Published below is the conclusion of a two-part report by Barry Grey to an expanded meeting of the World Socialist Web Site International Editorial Board (IEB) held in Sydney from January 22 to 27, 2006. Part one was posted on March 4. Grey is a member of the WSWS IEB and the Socialist Equality Party (US) central committee. WSWS IEB chairman David North’s report was posted on 27 February. SEP (Australia) national secretary Nick Beams’ report was posted in three parts: Part one on February 28, Part two on March 1 and Part three on March 2. James Cogan’s report on Iraq was posted on March 3.
Alongside industrial decline, economic parasitism and the growth of social inequality, another palpable expression of the crisis of American capitalism is the decay of the United States’ basic infrastructure. Here we are speaking not only of a social regression—in education, literacy, health care, cultural, intellectual and artistic life—but a physical decline in the nation’s bridges, roads, levees, electrical grid, waterways, etc.
Among the many things Hurricane Katrina revealed, one of the most important was the shocking misallocation and squandering of resources that left New Orleans—a city of 500,000 people with a unique place in the cultural life of the United States, and also a major port—utterly defenseless in the face of a major storm. Not only was there no plan to evacuate hundreds of thousands of residents, mostly poor and working class, who lived in the most low-lying neighborhoods, the levee system for this below-sea-level city was not even designed to withstand a hurricane stronger than category three.
This despite the fact that recent years have seen a sharp increase in both the incidence and strength of hurricanes in the US, and experts had been warning for years that New Orleans was heading for a catastrophe. The neglect of the levees was just one example of the impact on the country’s physical infrastructure of a quarter century of deregulation, tax cuts for the rich, and reductions in government outlays for public services, i.e., the financial aristocracy’s ruthless drive to appropriate an ever greater share of the social wealth for its own enrichment.
I happened to catch part of a US Senate hearing on the Katrina disaster that was broadcast on one of the cable news channels. Senators were questioning a panel of officials who were responsible for maintaining the levees around New Orleans. One of the senators asked whether physical inspections of the levees are carried out. The answer from the panel was “No.”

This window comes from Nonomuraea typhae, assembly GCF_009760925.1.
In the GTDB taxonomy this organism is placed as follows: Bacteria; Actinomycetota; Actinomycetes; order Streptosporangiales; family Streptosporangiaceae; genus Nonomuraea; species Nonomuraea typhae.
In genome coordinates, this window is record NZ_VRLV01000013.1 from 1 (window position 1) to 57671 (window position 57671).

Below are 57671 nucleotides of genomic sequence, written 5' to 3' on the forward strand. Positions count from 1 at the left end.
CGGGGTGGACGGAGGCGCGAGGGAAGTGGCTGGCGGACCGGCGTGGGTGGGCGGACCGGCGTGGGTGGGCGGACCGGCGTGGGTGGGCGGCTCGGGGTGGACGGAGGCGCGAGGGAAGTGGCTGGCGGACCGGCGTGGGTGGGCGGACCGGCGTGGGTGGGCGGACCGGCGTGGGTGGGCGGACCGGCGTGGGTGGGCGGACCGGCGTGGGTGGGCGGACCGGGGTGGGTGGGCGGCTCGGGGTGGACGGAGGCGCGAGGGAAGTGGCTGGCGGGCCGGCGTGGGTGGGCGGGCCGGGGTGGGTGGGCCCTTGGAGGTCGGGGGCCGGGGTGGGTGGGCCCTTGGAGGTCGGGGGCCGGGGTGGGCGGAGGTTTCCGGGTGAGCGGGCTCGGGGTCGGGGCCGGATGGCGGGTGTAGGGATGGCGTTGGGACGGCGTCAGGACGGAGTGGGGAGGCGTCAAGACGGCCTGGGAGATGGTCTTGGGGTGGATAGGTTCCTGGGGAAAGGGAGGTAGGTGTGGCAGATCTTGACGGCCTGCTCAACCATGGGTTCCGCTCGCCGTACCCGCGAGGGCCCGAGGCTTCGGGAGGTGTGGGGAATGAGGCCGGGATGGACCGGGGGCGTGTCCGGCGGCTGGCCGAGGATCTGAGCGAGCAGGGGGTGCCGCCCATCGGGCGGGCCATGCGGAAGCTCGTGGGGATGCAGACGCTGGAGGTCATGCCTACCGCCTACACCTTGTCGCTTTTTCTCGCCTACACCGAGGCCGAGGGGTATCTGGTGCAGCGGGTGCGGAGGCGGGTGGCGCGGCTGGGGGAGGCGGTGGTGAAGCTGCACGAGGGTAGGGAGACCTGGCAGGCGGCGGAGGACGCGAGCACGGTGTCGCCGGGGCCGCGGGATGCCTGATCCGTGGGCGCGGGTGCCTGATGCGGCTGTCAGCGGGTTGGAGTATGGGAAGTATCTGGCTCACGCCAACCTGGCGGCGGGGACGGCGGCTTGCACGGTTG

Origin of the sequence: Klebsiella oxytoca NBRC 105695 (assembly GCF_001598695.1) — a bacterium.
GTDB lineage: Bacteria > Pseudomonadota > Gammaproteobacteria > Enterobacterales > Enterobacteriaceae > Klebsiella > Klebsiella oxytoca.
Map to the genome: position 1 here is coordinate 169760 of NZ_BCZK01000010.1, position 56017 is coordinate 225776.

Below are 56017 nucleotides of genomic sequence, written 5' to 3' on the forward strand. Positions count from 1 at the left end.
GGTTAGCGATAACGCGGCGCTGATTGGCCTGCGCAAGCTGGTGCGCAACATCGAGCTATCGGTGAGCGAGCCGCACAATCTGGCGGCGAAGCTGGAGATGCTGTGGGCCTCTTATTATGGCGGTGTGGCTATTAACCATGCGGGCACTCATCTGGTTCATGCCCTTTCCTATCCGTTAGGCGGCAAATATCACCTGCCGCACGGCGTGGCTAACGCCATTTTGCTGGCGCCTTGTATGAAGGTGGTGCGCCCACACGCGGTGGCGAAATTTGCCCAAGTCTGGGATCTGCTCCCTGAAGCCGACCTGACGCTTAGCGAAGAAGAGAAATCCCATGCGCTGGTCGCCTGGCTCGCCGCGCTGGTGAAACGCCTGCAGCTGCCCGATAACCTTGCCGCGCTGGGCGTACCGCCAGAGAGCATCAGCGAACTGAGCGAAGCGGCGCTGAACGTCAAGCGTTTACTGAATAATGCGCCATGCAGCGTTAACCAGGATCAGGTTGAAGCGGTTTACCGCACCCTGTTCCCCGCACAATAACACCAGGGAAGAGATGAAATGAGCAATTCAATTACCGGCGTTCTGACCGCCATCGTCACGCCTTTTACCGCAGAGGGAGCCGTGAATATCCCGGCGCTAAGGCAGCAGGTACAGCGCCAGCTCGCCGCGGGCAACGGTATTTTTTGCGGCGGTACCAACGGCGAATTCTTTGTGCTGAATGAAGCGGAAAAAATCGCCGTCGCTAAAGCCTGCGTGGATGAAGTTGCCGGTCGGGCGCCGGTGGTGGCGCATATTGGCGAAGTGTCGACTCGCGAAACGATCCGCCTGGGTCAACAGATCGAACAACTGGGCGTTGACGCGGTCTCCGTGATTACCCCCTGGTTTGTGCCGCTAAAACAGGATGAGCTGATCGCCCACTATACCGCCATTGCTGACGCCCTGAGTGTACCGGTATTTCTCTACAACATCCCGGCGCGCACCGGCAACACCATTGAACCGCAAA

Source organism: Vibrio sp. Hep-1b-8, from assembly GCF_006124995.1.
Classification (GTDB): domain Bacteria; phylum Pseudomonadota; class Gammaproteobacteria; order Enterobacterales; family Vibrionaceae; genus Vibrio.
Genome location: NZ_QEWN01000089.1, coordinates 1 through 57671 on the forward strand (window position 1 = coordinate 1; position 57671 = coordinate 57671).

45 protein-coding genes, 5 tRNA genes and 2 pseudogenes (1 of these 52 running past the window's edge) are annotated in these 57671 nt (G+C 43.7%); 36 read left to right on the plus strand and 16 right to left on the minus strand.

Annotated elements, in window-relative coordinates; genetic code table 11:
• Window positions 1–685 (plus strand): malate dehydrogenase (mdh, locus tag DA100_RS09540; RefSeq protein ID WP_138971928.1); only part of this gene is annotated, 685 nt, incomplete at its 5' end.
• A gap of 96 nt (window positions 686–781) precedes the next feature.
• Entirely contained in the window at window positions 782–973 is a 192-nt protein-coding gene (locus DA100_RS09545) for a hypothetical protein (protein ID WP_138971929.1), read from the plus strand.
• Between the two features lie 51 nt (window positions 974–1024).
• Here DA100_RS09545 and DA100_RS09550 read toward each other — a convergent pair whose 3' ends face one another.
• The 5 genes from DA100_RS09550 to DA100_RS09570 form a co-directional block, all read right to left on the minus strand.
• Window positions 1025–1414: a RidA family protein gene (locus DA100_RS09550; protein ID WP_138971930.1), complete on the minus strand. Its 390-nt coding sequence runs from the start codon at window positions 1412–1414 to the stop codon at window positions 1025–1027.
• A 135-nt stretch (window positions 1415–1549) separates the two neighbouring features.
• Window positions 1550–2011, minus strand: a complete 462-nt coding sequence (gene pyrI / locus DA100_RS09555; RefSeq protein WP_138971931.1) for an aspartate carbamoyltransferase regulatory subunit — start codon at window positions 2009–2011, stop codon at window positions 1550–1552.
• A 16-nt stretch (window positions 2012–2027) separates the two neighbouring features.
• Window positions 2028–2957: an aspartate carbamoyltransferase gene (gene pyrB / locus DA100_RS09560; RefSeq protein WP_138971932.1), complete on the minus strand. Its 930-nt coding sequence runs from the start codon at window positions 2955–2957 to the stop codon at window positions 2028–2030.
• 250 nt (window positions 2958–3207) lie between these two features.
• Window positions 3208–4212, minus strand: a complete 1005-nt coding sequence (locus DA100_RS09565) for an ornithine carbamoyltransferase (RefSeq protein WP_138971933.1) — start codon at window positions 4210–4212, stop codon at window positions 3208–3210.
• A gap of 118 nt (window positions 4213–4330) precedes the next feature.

In the event, Katrina, a high-end category three or low-end category four storm, overwhelmed the levees around New Orleans and hundreds of thousands of people in the Gulf region were left to fend for themselves. Some 1,300 died, according to official estimates, and more than 700,000 were forced to evacuate and scatter around the country in search of shelter and food, their homes and livelihoods destroyed.
As David North noted in his opening remarks to this meeting, one symptom of capitalist decline is the universal assault on democratic rights and the movement toward dictatorial forms of rule. In January 2001, shortly after the theft of the 2000 US presidential election, I gave a lecture to a school here in Sydney reviewing historically the link between the rise of the US as an industrial power and the general expansion of democratic rights in America that accompanied its rising economic trajectory.
It is really not surprising that an ascendant capitalist power should feel sufficiently confident and secure to allow an expansion, within definite limits, of democratic political and legal norms. A society, however, that is in decline, whose ruling elite feels itself besieged on all sides, both externally and internally, will on the other hand be inclined to restrict democratic rights.
In my earlier talk, I noted that the general expansion of democratic rights in the early and mid-twentieth century—popular election of US senators, the extension of the franchise to women, the Voting Rights Act of 1965 ending the de facto disenfranchisement of African-Americans in the South, the lowering of the voting age—came to an abrupt end in the aftermath of Nixon’s August 15, 1971 economic measures. The only significant exception, the Supreme Court ruling in 1973 legalizing abortion, was really, as can now be clearly seen, the last gasp of the process of expanding legal democracy, rather than the beginning of a new period of liberal reform.
With the Bush administration, the assault on democratic rights has assumed a ferocity and all-embracing character without precedent in American history.
Political and legal norms are being brought into line with the oligarchic social structure of the United States. And the more the political system becomes divorced from the people, the more the popular base of support of the two capitalist parties narrows, the more overt and foul the corruption and criminality of official politics. American politics were never exactly virginal. But the American political establishment of today is rotting on its feet. The phrase “stench of corruption” may be something of a cliché, but in this case it is an apt one.